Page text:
David Howard Hitchcock was born in Hilo, Hawaii, on May 15, 1861. After studying painting in Paris, he returned to Hawaii in late 1893 and began a serious examination of its landscape. His finest period as a landscaper was from about 1905 to 1930. During extensive travels in the 1900s, Hitchcock explored the volcanic regions of the island of Hawaii. In July 1907, he made his first visit to Kauaʻi, becoming one of the earliest artists to paint the Waimea Canyon. He toured Maui in 1915 and 1916, a trip that resulted in an admirable series of views. Hitchcock became widely known for his large dioramas and other mural-size paintings of island scenes. He also executed dramatic views of Hawaii for display on vessels of the Inter-Island Steam Navigation Company.
During the late 1920s, after exposure to contemporary work in New York and Hawaii, Hitchcock attempted to modernize his treatment of the landscape. At the time of an exhibition in Honolulu in 1928, a review in the Honolulu Star Bulletin of February 11 began with the headline “Hitchcock Breaks with Former Style” and commented that “some of his efforts are said to be daring, tending toward the ‘modern’ but not extreme. Hitchcock’s “new” approach was not successful, and he soon reverted to what he once described as a “conservative-impressionistic” style.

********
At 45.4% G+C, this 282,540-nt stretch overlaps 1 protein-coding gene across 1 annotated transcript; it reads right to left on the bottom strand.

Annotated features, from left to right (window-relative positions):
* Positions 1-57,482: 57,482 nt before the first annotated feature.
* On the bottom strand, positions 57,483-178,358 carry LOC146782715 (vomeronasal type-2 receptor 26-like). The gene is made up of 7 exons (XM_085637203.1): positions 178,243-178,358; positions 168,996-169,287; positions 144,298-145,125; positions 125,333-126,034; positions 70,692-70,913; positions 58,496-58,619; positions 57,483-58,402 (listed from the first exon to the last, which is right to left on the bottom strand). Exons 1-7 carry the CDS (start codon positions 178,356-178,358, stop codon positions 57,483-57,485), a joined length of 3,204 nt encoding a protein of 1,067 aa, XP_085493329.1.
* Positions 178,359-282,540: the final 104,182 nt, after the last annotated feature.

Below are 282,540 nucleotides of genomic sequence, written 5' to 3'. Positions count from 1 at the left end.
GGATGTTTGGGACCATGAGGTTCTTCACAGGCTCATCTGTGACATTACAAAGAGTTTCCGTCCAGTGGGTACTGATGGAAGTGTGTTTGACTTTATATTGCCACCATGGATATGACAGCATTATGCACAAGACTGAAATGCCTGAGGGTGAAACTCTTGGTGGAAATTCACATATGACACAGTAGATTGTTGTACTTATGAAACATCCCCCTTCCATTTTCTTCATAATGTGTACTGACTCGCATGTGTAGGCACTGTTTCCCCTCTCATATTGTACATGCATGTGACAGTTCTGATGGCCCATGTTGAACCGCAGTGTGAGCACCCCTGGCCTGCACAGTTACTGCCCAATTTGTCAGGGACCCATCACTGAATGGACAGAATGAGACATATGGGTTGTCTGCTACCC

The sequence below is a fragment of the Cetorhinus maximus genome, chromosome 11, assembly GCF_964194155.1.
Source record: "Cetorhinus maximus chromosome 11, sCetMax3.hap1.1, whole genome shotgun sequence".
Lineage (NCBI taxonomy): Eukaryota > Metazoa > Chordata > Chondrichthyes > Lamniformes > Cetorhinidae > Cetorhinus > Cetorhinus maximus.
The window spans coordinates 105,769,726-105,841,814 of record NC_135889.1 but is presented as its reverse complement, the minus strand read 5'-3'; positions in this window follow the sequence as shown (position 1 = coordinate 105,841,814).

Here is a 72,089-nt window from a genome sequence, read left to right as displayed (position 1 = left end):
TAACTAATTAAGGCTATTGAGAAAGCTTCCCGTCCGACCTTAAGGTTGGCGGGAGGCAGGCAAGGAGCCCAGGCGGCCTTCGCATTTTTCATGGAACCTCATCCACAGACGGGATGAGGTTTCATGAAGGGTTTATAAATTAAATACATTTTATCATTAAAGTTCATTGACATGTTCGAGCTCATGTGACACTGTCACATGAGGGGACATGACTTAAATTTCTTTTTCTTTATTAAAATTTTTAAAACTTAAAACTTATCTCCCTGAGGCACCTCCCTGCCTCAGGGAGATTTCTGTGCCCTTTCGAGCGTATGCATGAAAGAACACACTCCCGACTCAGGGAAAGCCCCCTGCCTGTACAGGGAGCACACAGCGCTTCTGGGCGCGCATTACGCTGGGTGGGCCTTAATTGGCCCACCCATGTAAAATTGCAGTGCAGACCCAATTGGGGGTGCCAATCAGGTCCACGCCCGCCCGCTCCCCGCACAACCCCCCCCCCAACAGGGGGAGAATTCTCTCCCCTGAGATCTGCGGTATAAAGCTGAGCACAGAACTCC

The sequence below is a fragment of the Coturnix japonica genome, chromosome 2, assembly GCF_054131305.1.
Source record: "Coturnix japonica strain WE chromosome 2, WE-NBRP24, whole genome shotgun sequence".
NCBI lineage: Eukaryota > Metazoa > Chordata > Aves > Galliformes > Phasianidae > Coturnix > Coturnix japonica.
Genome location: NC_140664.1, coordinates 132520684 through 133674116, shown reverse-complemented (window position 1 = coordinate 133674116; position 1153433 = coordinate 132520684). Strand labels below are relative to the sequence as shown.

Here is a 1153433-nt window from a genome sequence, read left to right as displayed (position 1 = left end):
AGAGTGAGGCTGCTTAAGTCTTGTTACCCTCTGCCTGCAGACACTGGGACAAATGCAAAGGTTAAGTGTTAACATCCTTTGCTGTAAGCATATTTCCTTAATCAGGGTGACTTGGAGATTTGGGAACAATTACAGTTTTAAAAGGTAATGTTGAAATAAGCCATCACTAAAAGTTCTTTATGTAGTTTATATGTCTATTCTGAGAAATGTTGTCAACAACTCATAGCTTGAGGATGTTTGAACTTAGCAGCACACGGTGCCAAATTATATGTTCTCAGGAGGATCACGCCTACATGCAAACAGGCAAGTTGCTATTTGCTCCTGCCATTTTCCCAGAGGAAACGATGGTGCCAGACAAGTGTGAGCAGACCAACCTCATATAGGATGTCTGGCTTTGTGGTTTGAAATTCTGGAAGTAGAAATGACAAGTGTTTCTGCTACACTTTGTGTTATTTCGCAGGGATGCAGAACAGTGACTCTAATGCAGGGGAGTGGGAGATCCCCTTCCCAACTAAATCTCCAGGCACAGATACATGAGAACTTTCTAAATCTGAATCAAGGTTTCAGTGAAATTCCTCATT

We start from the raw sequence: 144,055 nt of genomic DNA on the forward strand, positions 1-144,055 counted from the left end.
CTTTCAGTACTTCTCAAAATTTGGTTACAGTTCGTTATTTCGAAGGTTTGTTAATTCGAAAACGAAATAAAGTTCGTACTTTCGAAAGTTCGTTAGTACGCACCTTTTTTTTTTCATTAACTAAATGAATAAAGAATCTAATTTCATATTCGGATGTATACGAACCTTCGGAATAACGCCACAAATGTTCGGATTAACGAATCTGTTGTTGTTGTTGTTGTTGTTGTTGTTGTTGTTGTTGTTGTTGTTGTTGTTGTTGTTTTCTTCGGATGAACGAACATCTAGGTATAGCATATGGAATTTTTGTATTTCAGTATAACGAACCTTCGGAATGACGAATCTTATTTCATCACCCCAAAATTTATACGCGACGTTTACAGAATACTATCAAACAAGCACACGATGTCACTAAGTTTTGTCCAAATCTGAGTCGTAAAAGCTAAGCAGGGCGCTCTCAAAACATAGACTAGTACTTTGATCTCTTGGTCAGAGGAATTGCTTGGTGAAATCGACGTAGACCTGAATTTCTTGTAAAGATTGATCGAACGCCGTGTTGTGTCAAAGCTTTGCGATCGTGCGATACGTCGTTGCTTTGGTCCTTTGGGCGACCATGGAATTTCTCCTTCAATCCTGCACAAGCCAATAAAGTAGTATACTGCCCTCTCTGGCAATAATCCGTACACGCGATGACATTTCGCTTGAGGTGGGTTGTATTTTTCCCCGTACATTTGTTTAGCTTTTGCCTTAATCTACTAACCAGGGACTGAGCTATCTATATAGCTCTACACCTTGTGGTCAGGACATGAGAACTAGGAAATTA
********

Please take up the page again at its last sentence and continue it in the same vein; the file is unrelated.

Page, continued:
Hitchcock was one of the prime movers behind the founding of the Kilohana Art League in 1894. He exhibited constantly and was represented by several works at the 1927 opening of the Honolulu Academy of Arts, where he became a frequent exhibitor. In 1936, in honor of his seventy-fifth birthday, Hitchcock was given a retrospective exhibition there. His paintings were presented at the Alaska-Yukon Exposition in Seattle in 1907 (where he was awarded a prize) and the Panama-Pacific International Exposition in 1915. In 1939, one of his paintings was shown in the Golden Gate International Exposition in San Francisco and at the World’s Fair in New York. He died in Honolulu on January 1, 1943.